Here's a great early view of the E.L. Smith store at the corner of Oak and Second. The photo probably dates from the early 1890's, though it could be from the 1880's. Looking up Oak Street you can also see the A.S. Blowers store building at the corner of 3rd and Oak (behind those two nice Oak trees). I believe both these buildings were constructed in 1882. Mr. Blowers opened his market about 1889.
We've also seen it in a slightly later view when it was owned by George Crowell.
Category: [Downtown Hood River]
Both Mr. Smith and his wife were college educated. They first moved to California and then to Olympia where he served as Washington Territorial Secretary. They moved to the Frankton area in 1876. Their property ran from State street, south to Belmont.
He established a general store at the junction of Belmont and State roads and was involved in Wasco County government and the state electoral college.
In 1882 the store was moved, (I don't think phsically), to the new town of Hood River. The Smith Family moved their residence to 6th and State.
l.e. on 4th January 2012 @ 8:38am
Ezra Smith's family was buried in the Frankton Cemetery, but Ezra later felt cremation was the better plan. He himself was cremated and his family interred and cremated.
l.e. on 4th January 2012 @ 8:40am
You can see why it was called Oak Street.
Jeffrey Bryant on 4th January 2012 @ 9:58am
Shows how sparcely settled downtown was. Most of the oaks had been cut in this area, but further west, out of the view of the picture there were mawny more....
Charlott on 4th January 2012 @ 11:07am
The Hood River Glacier, July 16, 1908, page 2
HOOD RIVER TO LOSE OLD LAND MARK
With the removal of the large wooden building occupied as a store by R. B. Bragg & Company, Hood River is about to lose one of its oldest and most interesting land marks.
For many years its broad steps and long stoop have served in the capacity of the meeting place, forum and lounging spot for Hood River’s inhabitants and we think it is safe to say that there is not a man in Hood River valley who at some time has not rested his anatomy on this ever convenient roosting place. It has been the center for discussions affecting both town and nation and the chosen spot for gossip. “I’ll meet you on Bragg’s corner” are bywords that are about to lose their significance in the march of progress. To its regular habitues the demolition of this public sitting place is looked upon as something approaching an outrage and we are informed that if possible an injunction would have been secured to stay the hand of the iconoclasts who with ax and crowbar pried apart the time worn boards that afforded rest for the weary.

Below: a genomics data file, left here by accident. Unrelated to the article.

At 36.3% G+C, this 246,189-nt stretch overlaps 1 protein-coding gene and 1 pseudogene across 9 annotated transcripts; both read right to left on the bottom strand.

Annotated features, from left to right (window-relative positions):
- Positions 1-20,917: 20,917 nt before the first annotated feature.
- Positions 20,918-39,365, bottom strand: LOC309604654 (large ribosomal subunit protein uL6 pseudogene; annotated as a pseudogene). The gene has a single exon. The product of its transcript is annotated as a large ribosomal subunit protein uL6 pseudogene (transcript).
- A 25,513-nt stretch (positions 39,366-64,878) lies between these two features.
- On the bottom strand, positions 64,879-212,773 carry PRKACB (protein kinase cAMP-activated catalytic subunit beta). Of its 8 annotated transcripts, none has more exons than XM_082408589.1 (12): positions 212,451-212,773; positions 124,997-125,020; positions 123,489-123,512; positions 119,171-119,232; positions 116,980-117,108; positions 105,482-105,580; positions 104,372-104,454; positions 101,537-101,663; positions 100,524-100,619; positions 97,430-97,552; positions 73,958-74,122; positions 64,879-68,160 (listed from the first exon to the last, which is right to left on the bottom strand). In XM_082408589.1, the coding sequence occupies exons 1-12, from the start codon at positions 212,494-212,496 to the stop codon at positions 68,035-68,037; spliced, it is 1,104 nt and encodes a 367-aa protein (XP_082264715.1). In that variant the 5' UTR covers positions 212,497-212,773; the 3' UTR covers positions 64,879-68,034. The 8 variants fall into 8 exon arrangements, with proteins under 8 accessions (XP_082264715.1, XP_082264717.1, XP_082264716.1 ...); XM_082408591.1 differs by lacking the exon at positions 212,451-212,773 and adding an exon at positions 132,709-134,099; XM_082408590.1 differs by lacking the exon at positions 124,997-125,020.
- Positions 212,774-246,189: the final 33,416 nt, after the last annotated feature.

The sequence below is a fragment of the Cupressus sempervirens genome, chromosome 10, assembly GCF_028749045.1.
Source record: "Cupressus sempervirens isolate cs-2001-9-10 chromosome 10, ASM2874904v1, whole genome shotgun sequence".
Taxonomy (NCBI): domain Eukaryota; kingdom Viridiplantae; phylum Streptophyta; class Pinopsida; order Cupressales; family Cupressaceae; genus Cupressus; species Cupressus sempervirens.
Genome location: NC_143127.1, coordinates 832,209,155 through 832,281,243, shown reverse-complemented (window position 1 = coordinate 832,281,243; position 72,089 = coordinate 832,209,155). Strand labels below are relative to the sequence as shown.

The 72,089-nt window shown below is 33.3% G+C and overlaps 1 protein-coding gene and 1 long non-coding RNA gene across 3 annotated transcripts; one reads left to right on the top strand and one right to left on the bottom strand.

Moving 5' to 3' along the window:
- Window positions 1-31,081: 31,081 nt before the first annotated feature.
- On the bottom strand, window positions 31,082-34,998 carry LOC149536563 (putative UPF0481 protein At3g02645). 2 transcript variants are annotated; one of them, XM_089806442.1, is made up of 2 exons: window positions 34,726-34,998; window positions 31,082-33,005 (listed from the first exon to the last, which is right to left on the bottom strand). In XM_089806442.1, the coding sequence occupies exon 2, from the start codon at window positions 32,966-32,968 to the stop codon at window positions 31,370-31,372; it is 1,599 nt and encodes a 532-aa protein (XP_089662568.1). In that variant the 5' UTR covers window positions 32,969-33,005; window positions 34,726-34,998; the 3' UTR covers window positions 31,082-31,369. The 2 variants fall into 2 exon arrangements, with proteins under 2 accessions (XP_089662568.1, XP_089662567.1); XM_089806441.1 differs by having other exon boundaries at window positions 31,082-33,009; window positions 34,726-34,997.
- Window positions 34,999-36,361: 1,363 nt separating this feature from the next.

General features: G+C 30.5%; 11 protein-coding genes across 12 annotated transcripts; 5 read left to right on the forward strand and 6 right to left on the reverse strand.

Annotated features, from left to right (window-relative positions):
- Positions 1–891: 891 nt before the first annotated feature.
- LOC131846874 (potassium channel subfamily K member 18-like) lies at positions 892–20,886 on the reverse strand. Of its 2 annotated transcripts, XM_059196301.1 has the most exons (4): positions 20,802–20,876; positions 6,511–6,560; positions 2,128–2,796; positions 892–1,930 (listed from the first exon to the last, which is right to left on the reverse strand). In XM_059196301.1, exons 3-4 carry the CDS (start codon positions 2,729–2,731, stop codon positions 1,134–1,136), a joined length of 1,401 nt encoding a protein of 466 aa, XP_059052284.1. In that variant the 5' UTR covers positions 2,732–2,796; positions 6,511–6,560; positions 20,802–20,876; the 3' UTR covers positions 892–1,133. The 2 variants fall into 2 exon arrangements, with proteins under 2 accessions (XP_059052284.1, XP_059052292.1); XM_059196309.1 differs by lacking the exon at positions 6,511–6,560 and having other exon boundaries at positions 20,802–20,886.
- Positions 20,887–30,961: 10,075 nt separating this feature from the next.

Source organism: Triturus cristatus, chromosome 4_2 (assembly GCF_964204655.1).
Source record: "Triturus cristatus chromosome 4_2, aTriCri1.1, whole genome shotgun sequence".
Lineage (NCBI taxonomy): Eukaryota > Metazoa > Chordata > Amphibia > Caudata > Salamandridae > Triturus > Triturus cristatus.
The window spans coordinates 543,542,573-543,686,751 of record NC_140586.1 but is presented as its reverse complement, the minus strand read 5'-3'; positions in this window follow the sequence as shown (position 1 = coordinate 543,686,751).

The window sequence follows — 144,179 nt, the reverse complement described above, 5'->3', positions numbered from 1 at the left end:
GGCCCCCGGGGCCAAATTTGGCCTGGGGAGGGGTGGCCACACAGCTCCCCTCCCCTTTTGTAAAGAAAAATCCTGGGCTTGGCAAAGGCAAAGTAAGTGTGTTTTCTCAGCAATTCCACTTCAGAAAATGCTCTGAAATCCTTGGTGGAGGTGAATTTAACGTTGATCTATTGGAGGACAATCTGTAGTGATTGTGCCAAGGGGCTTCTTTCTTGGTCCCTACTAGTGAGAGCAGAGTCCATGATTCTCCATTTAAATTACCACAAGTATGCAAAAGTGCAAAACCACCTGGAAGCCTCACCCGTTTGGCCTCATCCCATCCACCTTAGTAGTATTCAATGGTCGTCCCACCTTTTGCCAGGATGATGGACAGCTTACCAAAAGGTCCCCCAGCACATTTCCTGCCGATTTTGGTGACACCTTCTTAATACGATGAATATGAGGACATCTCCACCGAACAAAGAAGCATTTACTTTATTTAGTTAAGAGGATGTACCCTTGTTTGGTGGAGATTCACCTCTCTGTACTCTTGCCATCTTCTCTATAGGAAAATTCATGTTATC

As to the building, it was erected in 1882 by E. L. Smith who for a number of years conducted a general store in it. When build it was by far the most pretentious structure anywhere in the vicinity of Hood River and was the only building on the block. Later Mr. Smith sold the stock of goods to A. S. Blowers who took his son Lawrence into partnership and conducted the business under the firm name of Blowers & Son.
Afterwards Mr. Blowers sold a half interest in the business to Geo. P. Crowell. When Mr. Blowers decided to retire he sold his interest to Mr. Crowell, who also bought the building from Mr. Smith, paying $3,500 for it.
As storekeeper of the largest mercantile business at Hood River Mr. Crowell also acted in the capacity of its banker and for several years and one who had any money deposited with him. In fact until about 1900 when the Butler Banking Company opened its bank here, Crowell’s store was the center of all financial transactions of any magnitude. At that time very little coin was jingling in the pockets of Hood River residents and the occasion for spending more than two bits necessitated the issuing of an order on Geo. Crowell. When Mr. Crowell went out of business he sold the stock of goods to R. B. Bragg & Company and afterwards disposed of the building to Dr. T. L. Eliot. Later Mr. Eliot sold the property to Chas. Hall who is about to replace it with a brick business block.
Jeffrey Bryant on 24th January 2015 @ 9:53am